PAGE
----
Broadly speaking, they can be of two kinds - (1) defensive or preventive measures that mandate adequate digital infrastructure to protect against leaks and (2) remedial measures that ensure a breach is reported and acted upon.

One: This encompasses broad legislation against cybercrime as a whole. Globally, 154 countries (79%) have enacted cybercrime legislation, but Asia and the Pacific have the lowest adoption rate at 55%.

Two: Security breach notification laws mandate organisations that have been affected by a data breach to notify their customers of the same at the earliest and take steps to shore up their cybersecurity infrastructure so that such attacks don't take place again. Such laws are important because they let consumers know if their data is compromised + incentivise companies to ensure data security.

The strength of such regulations varies by country. In some (like New Zealand, Qatar and the Philippines), data leak notifications are mandated by law. In others (like the US), there are legal provisions for the same but they vary by state. And in some countries (like Argentina, Malaysia, Russia, Saudi Arabia, Serbia etc.), such measures are either not yet in place or in place only for the private sector or certain sectors of the economy.

The holy grail of data security legislation, of course, is the EU’s GDPR, the implementation of which in 2018 sparked similar policies in other countries and brought the conversation about data privacy to the mainstream (yet another example of the Brussels effect). Article 33 of the GDPR requires any data breach to be reported “without undue delay and where feasible, within 72 hours after having become aware of it”. 

 

India and Data Breaches

The Indian Constitution guarantees all citizens privacy as a fundamental right. When it comes to the legal protection of this right, as of today, there are a myriad of laws regarding data protection. These include the IT Act, Consumer Protection Act, SPDI Rules, and various rules imposed by the RBI, SEBI, Government and others.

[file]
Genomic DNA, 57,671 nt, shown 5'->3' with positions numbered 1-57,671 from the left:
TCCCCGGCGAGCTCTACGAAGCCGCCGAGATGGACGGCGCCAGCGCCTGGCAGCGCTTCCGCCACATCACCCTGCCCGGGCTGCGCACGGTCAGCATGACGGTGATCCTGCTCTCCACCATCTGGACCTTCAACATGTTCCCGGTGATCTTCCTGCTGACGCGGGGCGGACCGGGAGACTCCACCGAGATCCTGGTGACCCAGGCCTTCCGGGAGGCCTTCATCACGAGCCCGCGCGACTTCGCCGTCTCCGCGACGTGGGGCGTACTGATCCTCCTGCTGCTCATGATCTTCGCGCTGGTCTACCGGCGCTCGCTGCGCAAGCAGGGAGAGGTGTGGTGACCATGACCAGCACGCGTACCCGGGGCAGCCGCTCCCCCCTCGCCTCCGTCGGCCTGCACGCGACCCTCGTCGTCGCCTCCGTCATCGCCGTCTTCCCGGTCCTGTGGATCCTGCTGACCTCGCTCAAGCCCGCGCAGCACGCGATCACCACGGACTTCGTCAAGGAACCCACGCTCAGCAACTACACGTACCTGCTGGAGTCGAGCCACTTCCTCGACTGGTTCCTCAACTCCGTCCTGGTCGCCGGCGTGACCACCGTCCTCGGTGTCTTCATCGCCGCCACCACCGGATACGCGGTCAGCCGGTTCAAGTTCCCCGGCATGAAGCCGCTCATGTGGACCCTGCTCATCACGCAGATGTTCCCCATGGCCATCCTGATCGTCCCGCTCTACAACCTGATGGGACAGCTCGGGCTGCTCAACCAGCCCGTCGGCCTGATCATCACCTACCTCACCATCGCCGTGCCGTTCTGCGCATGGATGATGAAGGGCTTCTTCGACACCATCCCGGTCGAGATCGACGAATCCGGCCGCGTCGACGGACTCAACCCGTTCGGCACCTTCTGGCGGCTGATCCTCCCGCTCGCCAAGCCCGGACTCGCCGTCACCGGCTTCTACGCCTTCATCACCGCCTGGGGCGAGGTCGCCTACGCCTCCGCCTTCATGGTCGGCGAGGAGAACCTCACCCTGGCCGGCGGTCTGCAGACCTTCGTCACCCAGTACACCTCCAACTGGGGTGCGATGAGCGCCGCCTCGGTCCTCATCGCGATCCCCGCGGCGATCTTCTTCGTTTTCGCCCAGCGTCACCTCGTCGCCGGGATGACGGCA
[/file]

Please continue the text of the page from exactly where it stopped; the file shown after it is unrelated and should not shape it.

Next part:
To ensure uniformity under one law, the Personal Data Protection Bill was approved by the Cabinet and tabled in Parliament in 2019. It is yet to be passed and has proven to be controversial, with proponents saying it simplifies the law and champions data localisation but critics argue it gives the Government open-ended exemptions that could lead to the surveillance of citizens.

In its current form, the Bill envisages the establishment of a Data Protection Authority (DPA) which would receive reports of breaches, investigate the same, and take remedial action if necessary. In the event of a breach, the “data fiduciary” would be required to report the breach to the DPA "as soon as possible". The DPA would then judge the severity of harm that may have been caused (“harm” here can be mental, emotional or physical).

 

How Can You Prevent Data Breaches?

The internet is a great place, an infinite repository of all kinds of information, much of it freely available to anyone and everyone. But the internet can also be a dangerous place, one that will be risky even with the strongest safeguards in place. But don’t resort to fatalism - there’s still much you can do to protect yourself from data breaches:

  • Invest in a good antimalware or antivirus software. Additionally, invest in tools that scan your systems for vulnerabilities and give you cybersecurity ratings so that you know where you stand.
  • Things don't stop with installing such protective applications. Scan your systems regularly + keep the applications updated.
  • Keep yourself (and your co-workers/employees) aware of new forms of cyber threats and how to protect oneself against them. Even something basic like how to identify phishing emails can go a long way.
  • Keep strong passwords + try not to have the same password for different log-ins + try using a password manager.
  • Back up important files on an external hard disk (and store the same safely) so that in the event of a breach you don't lose access to what's important.
  • Speaking of which, have a plan ready in the event of a breach so that you immediately alert the affected accounts and the authorities, who can try to catch the hackers.

Prevention is better than cure! Suspicious email? Delete it. An app asking you for too much personal information? Uninstall it. A website with too many pop-up ads? Shut it down.

In the end, always be vigilant and on the lookout for anything phishy. (Sorry!)

FIN.